Proactive firms are taking a very different approach, one that takes a business first rather than compliance only approach.  Rather than attempting to mitigate risks and reduce tax liabilities after the fact, this model is about constant communication with clients to support change. By encouraging businesses to discuss plans in advance, accountants can provide vital support and insight – either working with the existing CFO or FD or providing an outsourced FD resource to those companies that cannot justify this dedicated role.

These firms are looking beyond annual accounts data to provide business insight and advice based on current, not historic – and now irrelevant, financial data. Whether the business is worrying about repaying its deferred VAT and Bounce Back loans next year, searching to minimise risk or building on new customer awareness to add revenue streams, there is a pressing need to understand the business as well as financial implications of change.

Continued Support

Today, that means supporting companies through a line by line approach to every item on the balance sheet. From cutting costs and chasing debts without jeopardising important business relationships; to identifying and funding new revenue streams – even creating local supply chains to mitigate the potential disruptions caused by Brexit – understanding, analysing and interpreting this data is key to making the right decisions today to support immediate goals.

But what about tomorrow? Covid-19 may have been a once in a century event but the pace of change affecting business in a digitally disrupted global economy demands this continuous level of proactive support. Few business owners or management teams have the time, resources or expertise to unravel the complexities of 21st century operations – and can become exposed to significant risk as a result.

Is it worth developing talent in house or more effective to recruit? Does the government’s latest apprenticeship scheme really work financially? What about tax incentives – such as R&D tax credits or the potential to cut corporation tax for sales of patented goods? How can the business safeguard its intellectual property?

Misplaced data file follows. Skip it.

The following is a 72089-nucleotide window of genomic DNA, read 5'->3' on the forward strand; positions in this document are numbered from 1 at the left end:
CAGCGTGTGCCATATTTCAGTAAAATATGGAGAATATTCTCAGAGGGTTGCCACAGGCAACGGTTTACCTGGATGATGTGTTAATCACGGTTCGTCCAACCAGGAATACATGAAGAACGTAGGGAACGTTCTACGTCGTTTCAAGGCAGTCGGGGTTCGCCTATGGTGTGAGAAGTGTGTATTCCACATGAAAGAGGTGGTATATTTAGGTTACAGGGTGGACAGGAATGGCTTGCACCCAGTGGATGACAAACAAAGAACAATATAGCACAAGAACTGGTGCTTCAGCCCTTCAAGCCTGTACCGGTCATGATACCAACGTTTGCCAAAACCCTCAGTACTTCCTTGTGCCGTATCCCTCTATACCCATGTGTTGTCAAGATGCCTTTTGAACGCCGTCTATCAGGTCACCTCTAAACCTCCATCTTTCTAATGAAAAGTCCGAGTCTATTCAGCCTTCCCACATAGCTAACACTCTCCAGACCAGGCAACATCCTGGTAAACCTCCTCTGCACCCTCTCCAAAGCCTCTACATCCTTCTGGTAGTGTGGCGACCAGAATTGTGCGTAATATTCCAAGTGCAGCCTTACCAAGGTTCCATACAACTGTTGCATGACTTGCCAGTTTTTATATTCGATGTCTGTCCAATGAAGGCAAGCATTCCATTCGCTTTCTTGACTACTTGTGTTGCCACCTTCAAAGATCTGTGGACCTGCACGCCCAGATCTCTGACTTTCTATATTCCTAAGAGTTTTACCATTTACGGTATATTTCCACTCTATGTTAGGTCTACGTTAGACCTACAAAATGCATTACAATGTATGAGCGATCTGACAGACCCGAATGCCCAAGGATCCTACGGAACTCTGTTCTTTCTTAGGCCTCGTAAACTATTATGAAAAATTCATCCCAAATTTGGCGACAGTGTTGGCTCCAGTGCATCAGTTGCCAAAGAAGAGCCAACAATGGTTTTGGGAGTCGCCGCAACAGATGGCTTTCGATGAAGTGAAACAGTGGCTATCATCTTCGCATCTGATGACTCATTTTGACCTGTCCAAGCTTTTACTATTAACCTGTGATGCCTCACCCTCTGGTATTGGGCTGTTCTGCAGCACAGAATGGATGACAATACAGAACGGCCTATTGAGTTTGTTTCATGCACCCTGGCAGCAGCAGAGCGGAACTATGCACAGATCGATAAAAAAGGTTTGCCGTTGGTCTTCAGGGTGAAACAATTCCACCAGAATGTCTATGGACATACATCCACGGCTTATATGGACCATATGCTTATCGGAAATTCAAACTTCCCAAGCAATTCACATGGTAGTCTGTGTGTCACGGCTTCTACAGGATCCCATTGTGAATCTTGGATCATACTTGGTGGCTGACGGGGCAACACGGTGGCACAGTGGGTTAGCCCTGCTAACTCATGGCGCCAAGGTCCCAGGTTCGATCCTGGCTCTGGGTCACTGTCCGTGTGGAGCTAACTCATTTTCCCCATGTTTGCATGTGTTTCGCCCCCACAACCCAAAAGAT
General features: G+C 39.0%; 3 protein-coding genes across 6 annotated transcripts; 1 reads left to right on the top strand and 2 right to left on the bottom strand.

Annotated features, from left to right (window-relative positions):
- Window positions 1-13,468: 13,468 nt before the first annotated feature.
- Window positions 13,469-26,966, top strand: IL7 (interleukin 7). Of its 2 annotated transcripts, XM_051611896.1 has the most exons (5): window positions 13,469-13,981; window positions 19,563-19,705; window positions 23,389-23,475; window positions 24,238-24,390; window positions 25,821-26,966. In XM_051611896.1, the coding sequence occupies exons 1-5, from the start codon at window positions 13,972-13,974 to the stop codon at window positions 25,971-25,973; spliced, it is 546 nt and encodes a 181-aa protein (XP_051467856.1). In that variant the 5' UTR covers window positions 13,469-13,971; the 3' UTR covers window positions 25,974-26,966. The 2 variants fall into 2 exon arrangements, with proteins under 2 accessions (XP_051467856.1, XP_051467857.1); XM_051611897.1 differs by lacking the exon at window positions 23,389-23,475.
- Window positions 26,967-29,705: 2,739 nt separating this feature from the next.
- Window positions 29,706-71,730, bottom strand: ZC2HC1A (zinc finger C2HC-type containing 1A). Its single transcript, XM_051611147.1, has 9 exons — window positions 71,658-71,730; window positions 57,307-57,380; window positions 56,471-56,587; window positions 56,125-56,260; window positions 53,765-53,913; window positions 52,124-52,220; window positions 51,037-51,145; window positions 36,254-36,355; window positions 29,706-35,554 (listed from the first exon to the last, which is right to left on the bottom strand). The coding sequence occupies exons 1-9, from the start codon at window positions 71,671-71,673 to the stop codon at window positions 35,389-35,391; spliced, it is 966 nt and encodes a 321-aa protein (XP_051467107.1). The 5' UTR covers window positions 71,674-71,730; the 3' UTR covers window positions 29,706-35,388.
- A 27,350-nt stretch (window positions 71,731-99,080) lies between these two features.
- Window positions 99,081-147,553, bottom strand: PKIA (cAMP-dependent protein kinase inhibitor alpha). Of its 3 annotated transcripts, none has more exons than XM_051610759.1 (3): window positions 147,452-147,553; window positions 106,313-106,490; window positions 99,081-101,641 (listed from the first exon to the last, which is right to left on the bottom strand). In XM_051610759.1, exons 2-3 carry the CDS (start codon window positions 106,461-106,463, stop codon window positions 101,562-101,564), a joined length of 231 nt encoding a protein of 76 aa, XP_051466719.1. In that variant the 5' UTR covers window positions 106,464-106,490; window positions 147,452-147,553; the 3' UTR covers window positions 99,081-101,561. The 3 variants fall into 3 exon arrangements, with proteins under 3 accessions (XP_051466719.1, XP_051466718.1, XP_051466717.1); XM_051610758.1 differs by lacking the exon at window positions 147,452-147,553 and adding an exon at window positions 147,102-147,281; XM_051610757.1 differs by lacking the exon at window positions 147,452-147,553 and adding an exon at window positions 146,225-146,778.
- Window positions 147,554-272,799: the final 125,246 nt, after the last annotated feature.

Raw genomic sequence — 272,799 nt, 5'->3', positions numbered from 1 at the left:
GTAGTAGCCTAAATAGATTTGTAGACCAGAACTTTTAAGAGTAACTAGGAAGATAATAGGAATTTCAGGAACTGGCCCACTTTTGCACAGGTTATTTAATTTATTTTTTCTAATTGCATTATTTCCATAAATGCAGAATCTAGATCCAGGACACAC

Business Foundation

Providing the right answers to these questions is about far more than the mainstays of accountancy: the P&L and balance sheet. It is about leveraging business understanding and knowledge to support clients through every change; about helping companies to take every possible step to build a strong foundation, maximise tax incentives, minimise risk and realise business goals.

Take the retailer that has spent 50 years building up not only a successful customer base but also a valuable property portfolio and cash reserves. At first glance, a robust business. But the company structure revealed a significant risk: the entire operation was held within one limited company. There was no separation of assets. Should the business be accused of copying a product and face a legal claim, the entire company’s assets would be at risk. The simple step of creating a group structure and transferring some of the assets to a holding company draws a line in the sand and limits a creditor’s ability to attack the entire corporate asset holding.